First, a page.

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The Multiparty System: Country Studies - Syria

Rankings in Freedom in the World 2010: 7 Political Rights, 7 Civil Liberties (Not Free)

Summary

Syria is a predominantly Arab republic named for an older geographic region that also includes modern Lebanon, Jordan, Israel, and Palestine. Although its venerable cities were once cosmopolitan and economically vibrant, Syria today is among the most closed societies in the world. Its authoritarian political structure and constitution are similar to those of Communist states, built around the ideology and leadership of the Arab Socialist Ba'ath (or "Renaissance") Party. The government's control over political, social, and economic life is extensive, and freedoms of speech, assembly, and association are sharply restricted.



Syria

The military plays a prominent role in Syria, in part because it has maintained a war posture vis-à-vis Israel since the latter's founding in 1948. Israel captured the Golan Heights from Syria in 1967 and formally annexed the territory in 1981, although that move is not recognized internationally. Syrian forces occupied much of Lebanon from 1976 to 2005, ostensibly to help calm its civil war, and its security services have been tied to several assassinations of anti-Syrian Lebanese politicians, most notably former prime minister Rafiq al-Hariri. Syria is among the world's poorer countries, ranked 70th in nominal GDP ($35 billion) and 137th in nominal GNI per capita ($1,570) in 2006. Its PPP GNI per capita was ranked 145th in the world, at $3,930.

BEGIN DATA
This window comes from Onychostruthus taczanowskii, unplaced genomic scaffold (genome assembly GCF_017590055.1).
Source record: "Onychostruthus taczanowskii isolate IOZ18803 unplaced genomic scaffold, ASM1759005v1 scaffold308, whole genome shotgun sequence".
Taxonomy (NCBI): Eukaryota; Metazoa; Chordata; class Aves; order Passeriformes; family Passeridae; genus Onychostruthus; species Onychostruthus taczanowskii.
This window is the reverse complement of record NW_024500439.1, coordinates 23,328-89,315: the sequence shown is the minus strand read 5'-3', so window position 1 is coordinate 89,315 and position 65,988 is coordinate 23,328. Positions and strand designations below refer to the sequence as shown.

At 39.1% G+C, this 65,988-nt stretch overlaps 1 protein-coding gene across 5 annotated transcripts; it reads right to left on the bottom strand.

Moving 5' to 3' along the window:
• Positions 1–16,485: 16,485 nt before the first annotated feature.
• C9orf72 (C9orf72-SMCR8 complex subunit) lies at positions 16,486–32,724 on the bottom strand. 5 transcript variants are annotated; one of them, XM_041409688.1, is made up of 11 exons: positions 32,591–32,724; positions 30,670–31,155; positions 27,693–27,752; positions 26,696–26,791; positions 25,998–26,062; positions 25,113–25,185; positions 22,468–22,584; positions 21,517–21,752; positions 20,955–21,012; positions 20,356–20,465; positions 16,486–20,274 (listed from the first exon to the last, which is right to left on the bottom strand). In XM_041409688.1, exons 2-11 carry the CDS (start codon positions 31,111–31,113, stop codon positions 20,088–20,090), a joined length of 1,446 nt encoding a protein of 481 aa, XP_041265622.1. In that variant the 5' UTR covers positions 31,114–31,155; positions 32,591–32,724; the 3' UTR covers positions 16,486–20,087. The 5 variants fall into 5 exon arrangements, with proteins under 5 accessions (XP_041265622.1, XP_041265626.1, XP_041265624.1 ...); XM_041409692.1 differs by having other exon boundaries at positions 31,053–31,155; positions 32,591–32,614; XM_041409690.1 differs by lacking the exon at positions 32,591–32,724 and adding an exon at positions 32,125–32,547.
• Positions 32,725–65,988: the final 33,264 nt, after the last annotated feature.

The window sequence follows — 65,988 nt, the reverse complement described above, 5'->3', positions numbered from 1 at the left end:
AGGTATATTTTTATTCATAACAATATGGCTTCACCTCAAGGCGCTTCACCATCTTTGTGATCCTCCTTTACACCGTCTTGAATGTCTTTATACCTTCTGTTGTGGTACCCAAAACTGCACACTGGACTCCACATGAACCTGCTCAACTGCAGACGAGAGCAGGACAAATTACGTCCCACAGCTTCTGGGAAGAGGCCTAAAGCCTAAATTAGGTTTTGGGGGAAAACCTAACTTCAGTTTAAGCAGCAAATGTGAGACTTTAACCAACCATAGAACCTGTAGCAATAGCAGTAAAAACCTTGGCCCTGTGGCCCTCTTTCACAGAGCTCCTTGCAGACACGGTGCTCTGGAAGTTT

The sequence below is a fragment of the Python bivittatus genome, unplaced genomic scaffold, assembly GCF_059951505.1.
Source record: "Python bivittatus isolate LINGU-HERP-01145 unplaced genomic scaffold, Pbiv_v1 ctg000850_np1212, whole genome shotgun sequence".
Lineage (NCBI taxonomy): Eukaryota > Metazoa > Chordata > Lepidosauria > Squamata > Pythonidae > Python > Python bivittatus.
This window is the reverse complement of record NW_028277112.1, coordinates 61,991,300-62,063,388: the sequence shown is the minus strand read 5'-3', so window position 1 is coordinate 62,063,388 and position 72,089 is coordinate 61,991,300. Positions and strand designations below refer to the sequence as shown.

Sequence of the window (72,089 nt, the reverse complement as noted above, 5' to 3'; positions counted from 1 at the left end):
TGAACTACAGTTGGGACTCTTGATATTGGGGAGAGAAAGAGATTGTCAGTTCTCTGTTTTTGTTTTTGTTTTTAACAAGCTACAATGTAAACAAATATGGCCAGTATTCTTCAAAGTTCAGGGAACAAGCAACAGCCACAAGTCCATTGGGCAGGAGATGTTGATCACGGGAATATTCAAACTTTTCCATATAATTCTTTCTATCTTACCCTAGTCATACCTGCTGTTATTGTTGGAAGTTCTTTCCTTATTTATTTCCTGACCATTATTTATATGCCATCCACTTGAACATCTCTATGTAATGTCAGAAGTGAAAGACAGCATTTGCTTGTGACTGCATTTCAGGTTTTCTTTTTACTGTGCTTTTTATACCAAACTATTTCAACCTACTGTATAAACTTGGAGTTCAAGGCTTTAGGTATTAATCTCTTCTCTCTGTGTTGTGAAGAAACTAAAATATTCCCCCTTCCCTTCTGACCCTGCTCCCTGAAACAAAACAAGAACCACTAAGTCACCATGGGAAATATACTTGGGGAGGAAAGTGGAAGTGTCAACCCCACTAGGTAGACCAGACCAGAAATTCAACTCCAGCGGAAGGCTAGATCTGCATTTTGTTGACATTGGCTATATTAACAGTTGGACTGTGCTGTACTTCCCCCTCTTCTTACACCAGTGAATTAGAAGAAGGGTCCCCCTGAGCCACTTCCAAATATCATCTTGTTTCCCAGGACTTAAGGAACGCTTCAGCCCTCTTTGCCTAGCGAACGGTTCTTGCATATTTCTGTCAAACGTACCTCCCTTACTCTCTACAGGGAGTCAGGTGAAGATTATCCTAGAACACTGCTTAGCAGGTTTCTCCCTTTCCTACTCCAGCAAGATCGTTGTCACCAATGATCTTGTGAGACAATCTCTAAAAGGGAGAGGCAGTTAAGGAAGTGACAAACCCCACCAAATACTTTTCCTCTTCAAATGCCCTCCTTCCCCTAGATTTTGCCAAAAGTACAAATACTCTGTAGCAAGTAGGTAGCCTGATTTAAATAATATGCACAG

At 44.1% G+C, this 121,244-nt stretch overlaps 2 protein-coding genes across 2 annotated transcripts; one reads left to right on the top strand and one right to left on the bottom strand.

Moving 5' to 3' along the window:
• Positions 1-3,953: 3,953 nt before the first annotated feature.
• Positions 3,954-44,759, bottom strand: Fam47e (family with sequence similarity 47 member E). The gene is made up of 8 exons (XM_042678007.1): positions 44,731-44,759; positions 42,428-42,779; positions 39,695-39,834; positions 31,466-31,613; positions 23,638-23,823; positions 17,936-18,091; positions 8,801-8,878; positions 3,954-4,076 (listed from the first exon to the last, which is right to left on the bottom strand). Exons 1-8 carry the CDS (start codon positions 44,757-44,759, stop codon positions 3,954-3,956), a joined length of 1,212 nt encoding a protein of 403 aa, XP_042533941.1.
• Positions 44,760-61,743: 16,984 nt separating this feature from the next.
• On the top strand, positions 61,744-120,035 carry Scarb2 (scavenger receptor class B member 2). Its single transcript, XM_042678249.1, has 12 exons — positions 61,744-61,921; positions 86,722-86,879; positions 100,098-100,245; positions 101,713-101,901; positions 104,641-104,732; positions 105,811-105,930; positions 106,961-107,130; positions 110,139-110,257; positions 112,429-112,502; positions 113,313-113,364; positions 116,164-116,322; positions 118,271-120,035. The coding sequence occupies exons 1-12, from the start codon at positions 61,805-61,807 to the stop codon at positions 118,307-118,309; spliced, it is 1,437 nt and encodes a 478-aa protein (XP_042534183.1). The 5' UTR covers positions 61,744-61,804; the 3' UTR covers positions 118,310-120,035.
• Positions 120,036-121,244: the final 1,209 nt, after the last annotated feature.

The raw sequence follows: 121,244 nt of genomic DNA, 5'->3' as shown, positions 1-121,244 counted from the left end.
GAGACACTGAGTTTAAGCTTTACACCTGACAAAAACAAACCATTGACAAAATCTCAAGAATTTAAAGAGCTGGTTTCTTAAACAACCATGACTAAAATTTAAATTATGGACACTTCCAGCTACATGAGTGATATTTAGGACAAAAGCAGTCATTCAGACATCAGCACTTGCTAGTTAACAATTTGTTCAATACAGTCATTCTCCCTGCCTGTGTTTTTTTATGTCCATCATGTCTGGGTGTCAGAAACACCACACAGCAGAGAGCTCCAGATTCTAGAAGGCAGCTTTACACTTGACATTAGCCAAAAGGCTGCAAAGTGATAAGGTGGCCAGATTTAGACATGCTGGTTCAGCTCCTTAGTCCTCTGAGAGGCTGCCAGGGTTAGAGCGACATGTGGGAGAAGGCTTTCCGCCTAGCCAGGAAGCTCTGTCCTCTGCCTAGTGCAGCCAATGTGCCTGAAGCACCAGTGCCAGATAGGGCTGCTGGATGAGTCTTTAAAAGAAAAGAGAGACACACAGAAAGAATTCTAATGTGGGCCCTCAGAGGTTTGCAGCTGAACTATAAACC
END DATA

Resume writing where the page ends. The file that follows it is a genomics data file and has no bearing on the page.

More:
History

Early History

Syria's capital, Damascus, is the oldest known continuously inhabited city, dating to the fourth millennium BC. The country's territory was home to a long succession of ancient city-states and empires, and stood at the crossroads of civilizations based in Egypt, Anatolia, and Mesopotamia. The Persians, coming from farther east in what is now Iran, conquered the entire region in the sixth century BC, and they in turn were displaced by Alexander the Great and his successors two centuries later.

Syria's capital, Damascus, is the oldest known continuously inhabited city, dating to the fourth millennium BC.